Mt Stromlo Summer Student Presentations 2016

This summer the Mount Stromlo Observatory hosted two undergraduate student programs that develop skills in astronomy, astrophysics and space engineering, and a broader understanding of the industry, the AITC Internship/Northrop Grumman Externship Program and the ANU Summer Scholars program.

ANU Summer Scholars

The Summer Scholars program gives undergraduate students an insight into what studying Honours or a postgraduate research degree is all about. Under the supervision of one of Stromlo’s eminent researchers, students complete an individual research project

AITC Internship/Northrop Grumman International Externship Program

The AITC Internship/Northrop Grumman Externship program gives undergraduate engineering students hands-on experience and helps train the industry professionals of the future. Students contribute to an active project under the supervision of AITC technical experts and industry specialists. Thanks to support from Northrop Grumman through their International Externship Program, this opportunity could be opened to students Australia wide. 

To celebrate the completion of these programs you are invited to attend the final presentations, meet the students and network with the experts that have supported them.  





Ross Murray - “Quad Cell Alignment of Adaptive Optics Guide Star Laser Beam Transmitted Through Zerodur Mirror Optics”

As the world becomes ever more reliant on satellite technology, so it becomes increasingly important to safeguard the environment in which satellites operate.  Satellites are at risk of collisions with space debris and must make costly adjustments to their orbits to avoid being damaged.  Tracking the orbits of space debris allows for a satellite to be moved out of the collision path.


The high cost of changing a satellite’s orbit means satellite operators require very accurate predictions of potential debris collisions to warrant taking evasive action.  Compared to radar, laser tracking of debris offers highly accurate prediction of debris orbits. 


The ANU is developing an Adaptive Optics (AO) system to improve the performance of the EOS 1.8m laser tracking facility at Mount Stromlo.  The AO makes use of a Laser Guide Star (LGS) which is projected onto the sky through a Laser Launch Telescope (LLT).


Precise alignment of the Guide Star Laser beam on the LLT optics is important to reduce vignetting of the beam and maintain the LGS position. This project looks to control the beam position with a position sensing photodiode located behind the LLT secondary mirror.  99.5% of the laser beam is reflected and alignment of the laser will be done using the 0.5% that is transmitted through the Zerodur glass that forms the optic.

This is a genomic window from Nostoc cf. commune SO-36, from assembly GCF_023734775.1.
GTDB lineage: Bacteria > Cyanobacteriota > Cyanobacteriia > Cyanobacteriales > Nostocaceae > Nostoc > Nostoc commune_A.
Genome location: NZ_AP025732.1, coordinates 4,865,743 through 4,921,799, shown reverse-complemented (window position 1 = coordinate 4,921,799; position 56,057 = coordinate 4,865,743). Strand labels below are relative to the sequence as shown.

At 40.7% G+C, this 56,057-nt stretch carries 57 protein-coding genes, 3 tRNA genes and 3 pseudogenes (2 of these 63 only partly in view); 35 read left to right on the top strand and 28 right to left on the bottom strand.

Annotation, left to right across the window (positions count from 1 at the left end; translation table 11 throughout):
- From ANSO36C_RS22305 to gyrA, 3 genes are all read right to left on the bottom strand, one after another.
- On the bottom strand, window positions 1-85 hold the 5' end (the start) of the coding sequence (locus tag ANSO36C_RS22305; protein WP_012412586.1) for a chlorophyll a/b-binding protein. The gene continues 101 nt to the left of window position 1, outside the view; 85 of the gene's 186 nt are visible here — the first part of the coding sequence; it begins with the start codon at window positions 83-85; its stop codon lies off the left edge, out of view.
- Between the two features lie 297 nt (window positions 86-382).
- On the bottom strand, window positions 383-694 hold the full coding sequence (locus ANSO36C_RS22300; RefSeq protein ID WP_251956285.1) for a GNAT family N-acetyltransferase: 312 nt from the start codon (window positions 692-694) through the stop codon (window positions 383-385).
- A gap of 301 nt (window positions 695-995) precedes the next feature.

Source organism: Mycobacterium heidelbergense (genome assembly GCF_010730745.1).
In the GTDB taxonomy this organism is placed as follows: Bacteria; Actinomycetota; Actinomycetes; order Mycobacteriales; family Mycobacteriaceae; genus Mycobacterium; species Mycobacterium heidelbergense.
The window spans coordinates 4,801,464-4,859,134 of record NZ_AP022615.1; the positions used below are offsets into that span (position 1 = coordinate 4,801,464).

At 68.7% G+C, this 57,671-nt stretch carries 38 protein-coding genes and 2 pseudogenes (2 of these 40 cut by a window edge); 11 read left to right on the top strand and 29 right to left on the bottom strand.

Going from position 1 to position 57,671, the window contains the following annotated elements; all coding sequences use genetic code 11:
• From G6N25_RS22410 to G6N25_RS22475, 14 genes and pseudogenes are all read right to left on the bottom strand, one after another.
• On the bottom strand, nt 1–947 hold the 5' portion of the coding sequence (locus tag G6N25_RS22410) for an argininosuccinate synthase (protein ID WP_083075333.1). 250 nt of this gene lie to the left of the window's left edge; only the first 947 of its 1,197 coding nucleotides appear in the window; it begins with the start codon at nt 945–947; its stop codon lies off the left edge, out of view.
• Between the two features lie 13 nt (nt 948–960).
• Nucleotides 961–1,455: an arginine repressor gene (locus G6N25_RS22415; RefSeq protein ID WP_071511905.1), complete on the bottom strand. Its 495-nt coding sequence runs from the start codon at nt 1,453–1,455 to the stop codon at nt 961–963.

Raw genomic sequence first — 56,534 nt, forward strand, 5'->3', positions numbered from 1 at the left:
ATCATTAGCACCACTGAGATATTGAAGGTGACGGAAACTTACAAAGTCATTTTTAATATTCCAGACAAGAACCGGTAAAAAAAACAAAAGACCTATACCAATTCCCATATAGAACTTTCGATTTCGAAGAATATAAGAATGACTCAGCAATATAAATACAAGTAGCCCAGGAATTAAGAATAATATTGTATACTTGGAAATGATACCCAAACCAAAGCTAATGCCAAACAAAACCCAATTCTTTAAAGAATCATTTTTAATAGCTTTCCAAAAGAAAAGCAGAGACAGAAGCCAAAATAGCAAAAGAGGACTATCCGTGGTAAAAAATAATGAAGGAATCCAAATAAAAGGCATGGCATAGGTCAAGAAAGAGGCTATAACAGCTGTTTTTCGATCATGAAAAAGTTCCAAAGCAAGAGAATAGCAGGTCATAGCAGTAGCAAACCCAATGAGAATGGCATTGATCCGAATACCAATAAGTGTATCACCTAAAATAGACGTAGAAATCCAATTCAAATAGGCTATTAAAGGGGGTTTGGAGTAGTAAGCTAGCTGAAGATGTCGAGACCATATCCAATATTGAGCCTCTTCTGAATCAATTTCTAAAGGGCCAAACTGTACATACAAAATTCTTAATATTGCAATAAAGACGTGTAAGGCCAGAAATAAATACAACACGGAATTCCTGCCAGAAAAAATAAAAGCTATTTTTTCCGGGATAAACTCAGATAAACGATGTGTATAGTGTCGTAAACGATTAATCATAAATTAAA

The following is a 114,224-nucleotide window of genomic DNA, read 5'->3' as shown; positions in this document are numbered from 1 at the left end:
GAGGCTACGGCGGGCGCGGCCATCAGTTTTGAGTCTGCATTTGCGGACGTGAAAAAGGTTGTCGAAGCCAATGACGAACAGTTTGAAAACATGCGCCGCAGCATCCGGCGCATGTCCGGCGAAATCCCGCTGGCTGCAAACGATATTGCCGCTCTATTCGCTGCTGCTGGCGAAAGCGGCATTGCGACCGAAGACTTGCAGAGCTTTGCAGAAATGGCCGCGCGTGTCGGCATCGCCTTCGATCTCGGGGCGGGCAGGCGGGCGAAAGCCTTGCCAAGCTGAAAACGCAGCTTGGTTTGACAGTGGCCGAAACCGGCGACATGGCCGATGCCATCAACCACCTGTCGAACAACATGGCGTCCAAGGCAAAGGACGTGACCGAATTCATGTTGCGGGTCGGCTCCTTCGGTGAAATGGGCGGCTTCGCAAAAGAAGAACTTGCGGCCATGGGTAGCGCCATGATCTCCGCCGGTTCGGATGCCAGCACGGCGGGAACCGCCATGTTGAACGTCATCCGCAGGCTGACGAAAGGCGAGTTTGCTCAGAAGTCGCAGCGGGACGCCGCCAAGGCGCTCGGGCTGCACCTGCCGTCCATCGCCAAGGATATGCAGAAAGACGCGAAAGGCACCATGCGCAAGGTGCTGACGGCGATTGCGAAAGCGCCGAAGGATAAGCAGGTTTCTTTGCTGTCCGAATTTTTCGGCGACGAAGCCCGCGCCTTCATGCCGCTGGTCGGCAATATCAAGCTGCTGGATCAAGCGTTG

The proposal assumes homogenous scattering and reflection by the Zerodur and this research tests the reality of that assumption.  To determine the effect of the Zerodur on the beam alignment the experiment looks at the laser beam position after passing through various thicknesses of Zerodur and examines the effect of surface anomalies such as dust and scratches to establish the feasibility of this method of beam alignment.


Tom Dixon – “Investigating and Implementing Latency Characterisation Methods for Adaptive Optics Cameras”

Adaptive Optics are a series of optical techniques utilized to mitigate atmospheric distortion of telescope exposures by performing high-speed environmental measurements and applying pre or post correction to certain optical systems. As can be easily surmised, the latency of cameras in an AO system; the time between end-of-exposure and the corresponding data becoming available, is a critical parameter to be considered. However, this value is not one commonly published by camera manufacturers.


In this presentation, methodologies and preliminary results of two techniques are discussed. In one such methodology, pulses generated by an optical chopper are received by the camera. The duration and frequency of these pulses are controlled by manufacture of custom chopper wheels; the frequency (usually about one tenth of the camera sample rate) is altered to ensure that each pulse is distinct, and duration kept small (relative to exposure time) to allow the pulse to be timed to the end of exposure. Exposed frames are then retrieved through software and evaluated for delay, using a reference signal from the pulse generator that serves as a time stamp.


A simpler methodology is also proposed and discussed, wherin an LED is driven from a computer serial port and pulsed. The timestamp of the pulse command and frame retrieval are compared to allow the computation of latency. Due to the non-linear rise and fall times of the LEDs (characterised as part of this process), optimization of pulse length and intensity is performed to develop the most optimal signal-to-noise ratio.


Implementation issues and preliminary results are also discussed, although development is still ongoing; utilisation of these measurement techniques is not expected until later in the year.


Patrick Dawson - Mass transfer in close binary stars

Interacting binary stars lead to some of the most energetic phenomena in the universe, such as short gamma ray bursts, Type Ia and stripped core-collapse supernovae, X-ray bursts, and novae (which arise in cataclysmic variables, or CVs). These events have an important effect on the chemical evolution of galaxies, as they eject into the interstellar medium elements that would otherwise be locked up in the cores of stars. However, the evolutionary processes that these co-orbiting stars must pass through in order to end up with such an explosive fate are poorly-understood.


We can advance our understanding of how these systems form and evolve by comparing observed systems to simulated binaries computed with binary evolution models that sample a wide range of (orbital) parameters. The computer models enable us to predict what sorts evolutionary pathways are more or less frequent and what the final physical properties of the interacting binaries are.